The divider 242 divides the value received by N. The value N, which is equal to the number of points on which the DFT calculation is done, is transmitted to the divider 242 by the bus 299. The registers 207 delay the signal by a predetermined number of time periods. For example, if the calculation of the checks done by the operator 214 is three times faster than the calculation of the DFT by the operator 500 of FIG. 6, the registers 207 have three series-connected registers, thus introducing a delay of three clock cycles.
The output of the registers 207 and the divider 242 is connected to two inputs of the subtracter 209. The subtracter 209 calculates the difference between the two members of the equation (I) of the theorem of Parseval. The subtracter 209 is connected to the operator 210 which calculates the absolute value of the difference calculated by the subtracter 209.
The operator 210, on the one hand, and the memory 212 on the other hand, are connected to the comparator 211. The memory 212 contains the maximum error value permissible in the calculation of the DFT.
Advantageously, the memory 212 is a random-access memory. The value stored in the memory 212 is charged, for example, by a bus 215. If the difference between the two members of the equation of Parseval (I) is greater than the tolerance value stored in the memory 211, the comparator 211 sets off an alarm device 213 by means of a line 251.
It is clearly understood that the processors of FIGS. 7 and 8 are indicated as non-exhaustive examples. For example, the processor 210 may be absent in a parallel link if the sign is not kept. Similarly, the divider 242 performing a division by a power of 2 may be replaced by an adequate cabling of the operator 190.
If a test shows up a failure in a processor according to the invention, several measures may be taken to minimize the consequences of this failure such as, for example:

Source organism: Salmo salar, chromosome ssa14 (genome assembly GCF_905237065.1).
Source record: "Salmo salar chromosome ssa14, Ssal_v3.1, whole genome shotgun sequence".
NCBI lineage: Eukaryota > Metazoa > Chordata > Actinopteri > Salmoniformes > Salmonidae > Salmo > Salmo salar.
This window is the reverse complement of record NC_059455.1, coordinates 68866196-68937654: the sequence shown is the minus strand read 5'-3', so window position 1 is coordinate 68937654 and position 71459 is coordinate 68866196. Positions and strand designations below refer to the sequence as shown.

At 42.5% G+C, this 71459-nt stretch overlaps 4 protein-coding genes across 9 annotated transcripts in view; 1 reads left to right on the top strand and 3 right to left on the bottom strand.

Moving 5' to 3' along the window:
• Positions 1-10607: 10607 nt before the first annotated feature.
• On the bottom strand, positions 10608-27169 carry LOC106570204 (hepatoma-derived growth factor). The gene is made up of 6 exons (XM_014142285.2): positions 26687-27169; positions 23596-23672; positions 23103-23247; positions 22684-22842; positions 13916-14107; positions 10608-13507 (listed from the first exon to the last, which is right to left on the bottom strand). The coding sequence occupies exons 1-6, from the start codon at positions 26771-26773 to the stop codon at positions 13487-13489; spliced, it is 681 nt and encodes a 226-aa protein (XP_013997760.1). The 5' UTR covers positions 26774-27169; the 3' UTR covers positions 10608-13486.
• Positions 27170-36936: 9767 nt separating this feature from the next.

The disconnection and, possibly, the replacement of the defective processor;
The re-configuration of a multiprocessor system, with the processors for which the test has not revealed any failure taking charge of the calculations which should have been performed by the faulty processor.
The reconfiguration of the system is obtained, for example, by a control signal 895 transmitted from the line 251 onwards.
FIG. 9 shows the variation in the address sequence times. The curve 201 depicts the variations in time of the address sequences Gi for transfer between the external and the internal memory. The curve 202 depicts the development in time of the address sequences of the group for which the processings are done. The curve 203 depicts the development in time of address sequences Gi of the internal memory/external memory transfers. The curve 204 depicts the address sequences which must be calculated by the processor 129 of the FIG. 6. Hence, in the example where the starting point is Gi and where K=1, the sequence Gi, Gi +2, Gi +1, Gi +3, Gi +2, Gi +4, etc. . . . k, this is equal to the number of terms of the partial sequence by the number of terms of the group of the stage in progress. An example of implantations for a calculation of an 8-term group successively comprising three stages of four butterflies of FIG. 1 is given by the table 4. The rest of the first step is sequential: at the start of each of the following steps a circular shift is made to the left of Log2 (the size of the group).
FIG. 10 shows the development in time of the functions performed by the memories 130 and 131. The functions performed by the memory 130 bear the reference 87. They are performed by the memory 131 with the reference 188. The length T1 corresponds to the computing time and the length T2 corresponds to the pipe-line delay of the computer. A first reading function of a memory 130 bears the reference 175 in the figure while the writing function bears the reference 178. Simultaneously, the memory 131 terminates the writing at 171 and begins the management of the inputs/outputs at 180. At the following cycle, the memory 130 provides for the exchanges with the external memory at 176, i.e. the inputs and outputs. Simultaneously, the memory 131 provides for the reading at 181 and for the writing at 185. At the following cycle, the roles are re-exchanged: at 177 the memory 130 provides for the reading and at 179 it provides for the writing while the memory 131 fulfills the inputs/outputs role at 182. Since the rest of the cycles continue in a similar way, they are not depicted in the figure.
In a first mode of embodiment, the device of the invention is made in the form of printed circuits. Advantageously, the device according to the invention comprises integrated circuits. Advantageously, these integrated circuits use gallium arsenide technology providing for very fast processing.
In a second embodiment of the device according to the invention, the device is made in the form of an integrated circuit. Advantageously, this integrated circuit is made using gallium arsenide technology.